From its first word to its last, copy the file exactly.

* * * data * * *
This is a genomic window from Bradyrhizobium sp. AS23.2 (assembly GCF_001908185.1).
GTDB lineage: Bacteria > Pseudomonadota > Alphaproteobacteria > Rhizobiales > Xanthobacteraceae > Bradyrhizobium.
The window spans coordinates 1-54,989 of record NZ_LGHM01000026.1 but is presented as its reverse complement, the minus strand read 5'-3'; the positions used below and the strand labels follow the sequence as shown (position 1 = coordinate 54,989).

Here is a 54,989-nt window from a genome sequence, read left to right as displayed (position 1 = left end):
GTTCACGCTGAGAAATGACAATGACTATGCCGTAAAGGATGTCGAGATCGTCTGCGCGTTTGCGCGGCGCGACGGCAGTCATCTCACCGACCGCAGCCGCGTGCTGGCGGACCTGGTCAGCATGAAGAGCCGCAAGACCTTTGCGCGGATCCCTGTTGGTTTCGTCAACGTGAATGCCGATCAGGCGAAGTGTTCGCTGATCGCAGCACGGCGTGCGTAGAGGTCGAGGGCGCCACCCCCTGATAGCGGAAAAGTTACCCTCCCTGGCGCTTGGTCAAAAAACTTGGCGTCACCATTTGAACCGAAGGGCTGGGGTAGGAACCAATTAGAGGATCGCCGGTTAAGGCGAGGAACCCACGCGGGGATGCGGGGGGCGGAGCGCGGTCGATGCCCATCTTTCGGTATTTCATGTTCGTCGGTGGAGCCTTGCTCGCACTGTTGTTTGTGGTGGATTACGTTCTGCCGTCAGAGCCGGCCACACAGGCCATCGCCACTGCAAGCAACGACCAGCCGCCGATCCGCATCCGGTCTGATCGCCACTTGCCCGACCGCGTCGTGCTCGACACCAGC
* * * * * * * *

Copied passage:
This is a genomic window from Bradyrhizobium sp. AS23.2 (assembly GCF_001908185.1).
GTDB lineage: Bacteria > Pseudomonadota > Alphaproteobacteria > Rhizobiales > Xanthobacteraceae > Bradyrhizobium.
The window spans coordinates 1-54,989 of record NZ_LGHM01000026.1 but is presented as its reverse complement, the minus strand read 5'-3'; the positions used below and the strand labels follow the sequence as shown (position 1 = coordinate 54,989).

Here is a 54,989-nt window from a genome sequence, read left to right as displayed (position 1 = left end):
GTTCACGCTGAGAAATGACAATGACTATGCCGTAAAGGATGTCGAGATCGTCTGCGCGTTTGCGCGGCGCGACGGCAGTCATCTCACCGACCGCAGCCGCGTGCTGGCGGACCTGGTCAGCATGAAGAGCCGCAAGACCTTTGCGCGGATCCCTGTTGGTTTCGTCAACGTGAATGCCGATCAGGCGAAGTGTTCGCTGATCGCAGCACGGCGTGCGTAGAGGTCGAGGGCGCCACCCCCTGATAGCGGAAAAGTTACCCTCCCTGGCGCTTGGTCAAAAAACTTGGCGTCACCATTTGAACCGAAGGGCTGGGGTAGGAACCAATTAGAGGATCGCCGGTTAAGGCGAGGAACCCACGCGGGGATGCGGGGGGCGGAGCGCGGTCGATGCCCATCTTTCGGTATTTCATGTTCGTCGGTGGAGCCTTGCTCGCACTGTTGTTTGTGGTGGATTACGTTCTGCCGTCAGAGCCGGCCACACAGGCCATCGCCACTGCAAGCAACGACCAGCCGCCGATCCGCATCCGGTCTGATCGCCACTTGCCCGACCGCGTCGTGCTCGACACCAGC